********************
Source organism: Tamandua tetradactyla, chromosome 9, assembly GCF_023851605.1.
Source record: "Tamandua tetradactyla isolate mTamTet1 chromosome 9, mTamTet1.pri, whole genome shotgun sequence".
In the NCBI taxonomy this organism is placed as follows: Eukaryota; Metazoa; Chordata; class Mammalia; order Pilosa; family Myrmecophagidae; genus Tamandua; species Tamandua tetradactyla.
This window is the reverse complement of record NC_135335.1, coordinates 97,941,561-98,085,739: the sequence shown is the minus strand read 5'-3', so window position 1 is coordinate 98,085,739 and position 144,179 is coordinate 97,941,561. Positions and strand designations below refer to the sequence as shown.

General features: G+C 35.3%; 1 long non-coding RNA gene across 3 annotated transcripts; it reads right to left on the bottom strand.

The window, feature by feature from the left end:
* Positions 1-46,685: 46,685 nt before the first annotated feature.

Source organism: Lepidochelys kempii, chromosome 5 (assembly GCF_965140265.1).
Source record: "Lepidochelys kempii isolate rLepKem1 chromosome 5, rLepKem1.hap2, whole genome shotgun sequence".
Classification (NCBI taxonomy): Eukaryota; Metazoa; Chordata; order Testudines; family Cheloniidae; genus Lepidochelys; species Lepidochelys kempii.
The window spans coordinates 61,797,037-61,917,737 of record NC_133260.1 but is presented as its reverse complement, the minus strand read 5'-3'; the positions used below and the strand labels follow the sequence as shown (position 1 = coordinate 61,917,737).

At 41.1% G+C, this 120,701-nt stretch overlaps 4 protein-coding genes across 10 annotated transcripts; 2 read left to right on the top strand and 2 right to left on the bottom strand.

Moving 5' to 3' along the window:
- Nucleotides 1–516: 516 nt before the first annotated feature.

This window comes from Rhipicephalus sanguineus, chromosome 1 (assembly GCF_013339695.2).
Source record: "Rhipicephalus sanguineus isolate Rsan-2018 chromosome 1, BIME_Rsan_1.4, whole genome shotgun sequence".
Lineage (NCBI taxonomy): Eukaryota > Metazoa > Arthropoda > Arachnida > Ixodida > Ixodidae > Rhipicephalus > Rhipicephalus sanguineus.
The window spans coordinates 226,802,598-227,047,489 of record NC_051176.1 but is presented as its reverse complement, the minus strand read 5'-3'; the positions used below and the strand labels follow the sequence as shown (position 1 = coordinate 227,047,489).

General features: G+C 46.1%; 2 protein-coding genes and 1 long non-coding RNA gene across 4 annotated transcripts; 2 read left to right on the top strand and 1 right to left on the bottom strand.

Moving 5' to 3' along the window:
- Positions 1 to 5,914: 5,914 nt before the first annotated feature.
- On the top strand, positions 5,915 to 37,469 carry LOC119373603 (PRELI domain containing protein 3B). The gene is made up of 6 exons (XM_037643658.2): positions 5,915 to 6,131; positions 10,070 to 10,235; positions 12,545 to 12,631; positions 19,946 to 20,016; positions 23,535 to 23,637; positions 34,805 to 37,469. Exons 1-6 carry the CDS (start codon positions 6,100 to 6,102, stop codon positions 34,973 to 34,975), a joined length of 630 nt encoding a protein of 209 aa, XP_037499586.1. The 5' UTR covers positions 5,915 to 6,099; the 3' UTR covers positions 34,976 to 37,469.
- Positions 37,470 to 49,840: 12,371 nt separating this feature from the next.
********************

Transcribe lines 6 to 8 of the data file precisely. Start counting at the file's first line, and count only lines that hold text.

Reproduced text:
The window, feature by feature from the left end:
* Positions 1-46,685: 46,685 nt before the first annotated feature.

Source organism: Lepidochelys kempii, chromosome 5 (assembly GCF_965140265.1).